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Son, imputing his righteousness to them, and requiring na thing of them for their justification, but faith ; which also is his gift; their justification is, to them, of free grace. ITHERTO we have been led to consider that change of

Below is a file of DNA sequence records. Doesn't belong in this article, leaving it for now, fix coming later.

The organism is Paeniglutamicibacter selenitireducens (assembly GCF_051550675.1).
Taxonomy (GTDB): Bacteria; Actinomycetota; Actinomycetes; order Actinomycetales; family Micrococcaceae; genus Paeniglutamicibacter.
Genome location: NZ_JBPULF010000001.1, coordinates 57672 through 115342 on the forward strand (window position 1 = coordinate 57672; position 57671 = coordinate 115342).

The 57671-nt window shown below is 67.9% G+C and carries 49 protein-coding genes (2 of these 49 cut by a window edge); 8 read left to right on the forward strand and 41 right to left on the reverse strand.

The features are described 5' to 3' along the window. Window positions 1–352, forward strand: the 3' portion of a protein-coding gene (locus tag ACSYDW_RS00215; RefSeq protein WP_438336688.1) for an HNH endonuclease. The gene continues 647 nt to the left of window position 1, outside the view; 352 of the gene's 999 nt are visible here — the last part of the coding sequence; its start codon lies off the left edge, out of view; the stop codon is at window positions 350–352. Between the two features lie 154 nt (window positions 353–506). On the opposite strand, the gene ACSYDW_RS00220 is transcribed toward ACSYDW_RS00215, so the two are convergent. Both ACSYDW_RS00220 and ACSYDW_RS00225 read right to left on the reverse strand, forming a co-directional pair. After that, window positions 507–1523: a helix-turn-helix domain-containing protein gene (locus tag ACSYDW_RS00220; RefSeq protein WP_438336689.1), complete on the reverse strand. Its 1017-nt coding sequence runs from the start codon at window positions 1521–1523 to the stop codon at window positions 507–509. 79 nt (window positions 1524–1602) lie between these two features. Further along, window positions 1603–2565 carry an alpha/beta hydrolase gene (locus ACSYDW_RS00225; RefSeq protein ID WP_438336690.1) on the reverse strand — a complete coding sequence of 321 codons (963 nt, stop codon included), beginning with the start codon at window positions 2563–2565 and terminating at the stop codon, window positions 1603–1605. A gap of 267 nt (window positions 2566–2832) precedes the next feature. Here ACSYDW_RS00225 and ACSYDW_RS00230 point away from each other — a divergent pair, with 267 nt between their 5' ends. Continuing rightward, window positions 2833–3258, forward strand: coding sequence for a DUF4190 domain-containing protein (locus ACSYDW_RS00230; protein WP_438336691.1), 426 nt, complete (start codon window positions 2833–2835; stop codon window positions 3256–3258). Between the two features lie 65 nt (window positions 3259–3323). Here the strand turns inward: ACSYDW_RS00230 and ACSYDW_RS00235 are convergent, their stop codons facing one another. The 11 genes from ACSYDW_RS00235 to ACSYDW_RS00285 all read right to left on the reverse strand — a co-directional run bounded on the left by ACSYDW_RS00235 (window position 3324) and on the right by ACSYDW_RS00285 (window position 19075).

heart and life which is begun in effectual calling; whereby a dead sinner is made alive, and one that was wholly indisposed for, and averse to the performance of good works, is enabled to perform them by the power of divine grace : and now we are to speak concerning that change of state which accompanies it; whereby one, who being guilty before God, was liable to the condemning sentence of the law, and expected no other than an eternal banishment from his presence, is pardoncd, received into favour, and has a right to all the blessings which Christ has, by his obedience and sufferings, purchased for him. This is what we call justification, and it is placed immediately after the head of effectual calling, as being agreeable to the method in which it is insisted on in that golden chain of salvation, as the apostle says, Whom he called, them he also justified, Rom. viii. 30.